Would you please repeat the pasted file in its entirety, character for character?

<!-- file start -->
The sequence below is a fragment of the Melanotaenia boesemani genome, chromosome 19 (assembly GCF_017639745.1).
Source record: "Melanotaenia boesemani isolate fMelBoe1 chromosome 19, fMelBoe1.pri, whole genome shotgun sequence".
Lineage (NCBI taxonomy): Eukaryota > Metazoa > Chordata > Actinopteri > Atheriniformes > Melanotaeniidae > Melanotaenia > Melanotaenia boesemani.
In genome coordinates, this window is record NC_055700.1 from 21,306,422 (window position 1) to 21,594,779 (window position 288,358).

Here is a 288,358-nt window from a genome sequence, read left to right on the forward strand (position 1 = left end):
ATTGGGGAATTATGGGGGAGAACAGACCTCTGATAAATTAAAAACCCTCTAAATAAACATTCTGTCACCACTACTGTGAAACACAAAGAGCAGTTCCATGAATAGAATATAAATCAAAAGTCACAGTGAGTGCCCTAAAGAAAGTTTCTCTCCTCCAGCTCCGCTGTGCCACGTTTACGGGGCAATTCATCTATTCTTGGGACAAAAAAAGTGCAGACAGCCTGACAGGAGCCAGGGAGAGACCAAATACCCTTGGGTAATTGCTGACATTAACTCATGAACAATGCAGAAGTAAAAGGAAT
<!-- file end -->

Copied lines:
The sequence below is a fragment of the Melanotaenia boesemani genome, chromosome 19 (assembly GCF_017639745.1).
Source record: "Melanotaenia boesemani isolate fMelBoe1 chromosome 19, fMelBoe1.pri, whole genome shotgun sequence".
Lineage (NCBI taxonomy): Eukaryota > Metazoa > Chordata > Actinopteri > Atheriniformes > Melanotaeniidae > Melanotaenia > Melanotaenia boesemani.
In genome coordinates, this window is record NC_055700.1 from 21,306,422 (window position 1) to 21,594,779 (window position 288,358).

Here is a 288,358-nt window from a genome sequence, read left to right on the forward strand (position 1 = left end):
ATTGGGGAATTATGGGGGAGAACAGACCTCTGATAAATTAAAAACCCTCTAAATAAACATTCTGTCACCACTACTGTGAAACACAAAGAGCAGTTCCATGAATAGAATATAAATCAAAAGTCACAGTGAGTGCCCTAAAGAAAGTTTCTCTCCTCCAGCTCCGCTGTGCCACGTTTACGGGGCAATTCATCTATTCTTGGGACAAAAAAAGTGCAGACAGCCTGACAGGAGCCAGGGAGAGACCAAATACCCTTGGGTAATTGCTGACATTAACTCATGAACAATGCAGAAGTAAAAGGAAT